Fan Fiction and Copyright



Fan Fiction and Copyright As Long As There Have Been Fans, There Has Been Fan Fiction There Seems To Be A Fundamental Human Need To Tell Additional Stories About The Characters After The Book, Series, Play Or Movie Is Over But Developments In Information Technology And Copyright Law Have Put These Fan Stories At Risk Of Collision With The Content Owners Intellectual Property Rights Fan Fiction Has Long Been A Nearly Invisible Form Of Outsider Art, But Over The Past Decade It Has Grown Exponentially In Volume And In Legal Importance Because Of Its Nature, Authorship, And Underground Status, Fan Fiction Stands At An Intersection Of Key Issues Regarding Property, Sexuality, And Gender In Fan Fiction And Copyright, Author Aaron Schwabach Examines Various Types Of Fan Created Content And Asks Whether And To What Extent They Are Protected From Liability For Copyright Infringement Professor Schwabach Discusses Examples Of Original And Fan Works From A Wide Range Of Media, Genres, And Cultures From Sherlock Holmes To Harry Potter, Fictional Characters, Their Authors, And Their Fans Are Sympathetically Yet Realistically Assessed Fan Fiction And Copyright Looks Closely At Examples Of Three Categories Of Disputes Between Authors And Their Fans Disputes Over The Fans Use Of Copyrighted Characters, Disputes Over Online Publication Of Fiction Resembling Copyright Work, And In The Case Of J.K Rowling And A Fansite Webmaster, A Dispute Over The Compiling Of A Reference Work Detailing An Author S Fictional Universe Offering Thorough Coverage Of Many Such Controversies Than Has Ever Been Available Elsewhere, And Discussing Fan Works From The United States, Brazil, China, India, Russia, And Elsewhere, Fan Fiction And Copyright Advances The Understanding Of Fan Fiction As Transformative Use And Points The Way Toward A Safe Harbor For Fan Fiction.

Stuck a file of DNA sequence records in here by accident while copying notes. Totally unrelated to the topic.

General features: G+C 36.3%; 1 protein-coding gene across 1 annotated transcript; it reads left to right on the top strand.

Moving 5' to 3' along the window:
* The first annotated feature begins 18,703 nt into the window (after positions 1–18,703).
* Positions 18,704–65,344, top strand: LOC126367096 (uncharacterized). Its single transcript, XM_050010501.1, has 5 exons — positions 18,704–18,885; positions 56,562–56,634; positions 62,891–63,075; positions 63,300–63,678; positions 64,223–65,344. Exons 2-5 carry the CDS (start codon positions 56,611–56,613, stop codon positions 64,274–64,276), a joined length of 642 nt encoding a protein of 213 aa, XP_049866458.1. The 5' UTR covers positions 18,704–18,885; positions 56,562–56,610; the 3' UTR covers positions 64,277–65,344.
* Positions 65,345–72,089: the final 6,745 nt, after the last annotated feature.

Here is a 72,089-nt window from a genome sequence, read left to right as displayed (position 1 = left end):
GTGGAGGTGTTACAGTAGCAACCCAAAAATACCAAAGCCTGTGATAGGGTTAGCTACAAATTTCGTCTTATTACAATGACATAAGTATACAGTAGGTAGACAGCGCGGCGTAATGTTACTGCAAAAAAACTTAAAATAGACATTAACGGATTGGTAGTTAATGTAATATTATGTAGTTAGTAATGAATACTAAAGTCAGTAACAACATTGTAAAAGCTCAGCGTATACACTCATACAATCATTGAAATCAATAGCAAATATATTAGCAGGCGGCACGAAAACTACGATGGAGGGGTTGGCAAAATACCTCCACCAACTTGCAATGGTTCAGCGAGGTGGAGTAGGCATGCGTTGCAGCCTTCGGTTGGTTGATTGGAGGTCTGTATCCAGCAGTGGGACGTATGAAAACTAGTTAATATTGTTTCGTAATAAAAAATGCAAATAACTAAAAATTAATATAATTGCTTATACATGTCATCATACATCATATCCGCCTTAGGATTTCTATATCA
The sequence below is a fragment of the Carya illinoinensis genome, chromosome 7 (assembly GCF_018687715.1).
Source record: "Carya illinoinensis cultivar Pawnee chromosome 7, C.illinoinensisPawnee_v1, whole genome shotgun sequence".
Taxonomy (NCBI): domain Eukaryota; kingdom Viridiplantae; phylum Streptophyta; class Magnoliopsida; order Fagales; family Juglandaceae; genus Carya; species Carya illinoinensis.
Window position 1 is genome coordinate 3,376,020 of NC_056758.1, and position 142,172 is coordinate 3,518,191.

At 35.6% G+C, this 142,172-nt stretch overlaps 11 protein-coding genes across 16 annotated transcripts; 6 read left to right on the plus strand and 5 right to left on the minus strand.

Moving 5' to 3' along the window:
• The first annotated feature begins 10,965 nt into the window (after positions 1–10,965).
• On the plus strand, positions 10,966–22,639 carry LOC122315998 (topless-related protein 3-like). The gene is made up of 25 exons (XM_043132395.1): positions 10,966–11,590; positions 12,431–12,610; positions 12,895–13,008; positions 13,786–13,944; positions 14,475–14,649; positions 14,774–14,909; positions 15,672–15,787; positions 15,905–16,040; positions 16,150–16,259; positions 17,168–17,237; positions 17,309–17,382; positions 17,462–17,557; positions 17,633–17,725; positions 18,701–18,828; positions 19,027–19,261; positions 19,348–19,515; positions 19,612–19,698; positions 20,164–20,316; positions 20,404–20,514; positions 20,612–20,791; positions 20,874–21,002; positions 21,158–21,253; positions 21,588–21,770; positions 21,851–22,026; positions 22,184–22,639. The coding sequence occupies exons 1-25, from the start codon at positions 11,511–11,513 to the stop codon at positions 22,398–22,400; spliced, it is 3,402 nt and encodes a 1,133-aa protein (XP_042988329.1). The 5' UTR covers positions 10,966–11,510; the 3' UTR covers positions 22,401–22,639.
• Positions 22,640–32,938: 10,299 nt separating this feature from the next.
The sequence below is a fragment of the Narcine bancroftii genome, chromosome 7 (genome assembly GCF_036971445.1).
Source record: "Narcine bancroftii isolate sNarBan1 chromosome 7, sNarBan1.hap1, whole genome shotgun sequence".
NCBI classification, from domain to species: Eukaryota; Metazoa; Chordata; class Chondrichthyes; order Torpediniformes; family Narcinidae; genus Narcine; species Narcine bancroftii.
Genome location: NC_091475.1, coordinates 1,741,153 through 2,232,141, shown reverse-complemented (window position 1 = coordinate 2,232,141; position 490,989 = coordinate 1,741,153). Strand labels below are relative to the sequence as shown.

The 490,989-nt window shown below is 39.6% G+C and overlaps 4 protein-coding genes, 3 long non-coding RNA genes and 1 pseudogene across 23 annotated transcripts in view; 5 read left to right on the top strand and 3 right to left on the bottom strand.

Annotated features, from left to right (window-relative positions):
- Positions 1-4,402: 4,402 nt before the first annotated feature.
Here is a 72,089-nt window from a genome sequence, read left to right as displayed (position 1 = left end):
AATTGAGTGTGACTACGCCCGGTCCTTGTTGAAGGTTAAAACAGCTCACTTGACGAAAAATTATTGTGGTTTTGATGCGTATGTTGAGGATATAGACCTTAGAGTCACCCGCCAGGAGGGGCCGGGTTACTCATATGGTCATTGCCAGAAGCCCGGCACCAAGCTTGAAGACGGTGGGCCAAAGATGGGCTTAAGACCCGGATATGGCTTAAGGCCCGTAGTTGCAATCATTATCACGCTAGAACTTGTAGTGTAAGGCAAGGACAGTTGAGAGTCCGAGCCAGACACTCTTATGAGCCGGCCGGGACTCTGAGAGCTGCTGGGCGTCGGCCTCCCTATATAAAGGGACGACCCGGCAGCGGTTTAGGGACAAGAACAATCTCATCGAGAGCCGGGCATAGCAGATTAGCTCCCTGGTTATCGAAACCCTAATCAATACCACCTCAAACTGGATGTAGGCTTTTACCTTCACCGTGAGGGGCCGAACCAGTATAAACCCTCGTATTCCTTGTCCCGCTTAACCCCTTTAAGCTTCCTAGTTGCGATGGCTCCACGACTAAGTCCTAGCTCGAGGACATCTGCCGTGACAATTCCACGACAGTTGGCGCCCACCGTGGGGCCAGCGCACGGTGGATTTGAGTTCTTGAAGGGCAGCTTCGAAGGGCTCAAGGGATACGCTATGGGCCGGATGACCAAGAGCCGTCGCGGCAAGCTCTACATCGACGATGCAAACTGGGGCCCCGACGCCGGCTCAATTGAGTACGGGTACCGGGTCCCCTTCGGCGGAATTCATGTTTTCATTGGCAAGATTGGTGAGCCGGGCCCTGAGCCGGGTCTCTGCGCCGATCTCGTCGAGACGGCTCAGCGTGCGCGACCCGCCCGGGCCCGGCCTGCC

10 thoughts on “Fan Fiction and Copyright

  1. says:

    Very clear and thorough explanation of how copyright works in relation to written texts Something I think fanfic wwriters should read they have far freedoms than they often think they do Also something writers should read trademark your special creations, ...

  2. says:

    good analysis, lots of great information, but sometimes the tone of the writing and the voice are overly confident for example the assumption that the writers on Wikipedia took from his research when many of these arguments and pieces of the legal research have been around since before I was in ...

  3. says:

    This was actually a really good examination of the complexities of this question And the question is very complex I don t think you have to be an IP lawyer to understand this book, but I do think it helps considerably to be a fan It s a very sympathetic view of this, which can be hard to get.

  4. says:

    A very insightful read on fanfiction and copyright, looking at the rights and wants of both sides Although Schwabach is obviously a fan himself, he does try to show an objective view as possible, showing where there are still ambiguous gaps which will, in the future, need to be resolved.

  5. says:

    I now know way about copyright and intellectual property than I ever thought I would.

  6. says:

    Very interesting Talks about some of the legal issues surrounding fan fiction A little confusing but all in all a valuable source of information

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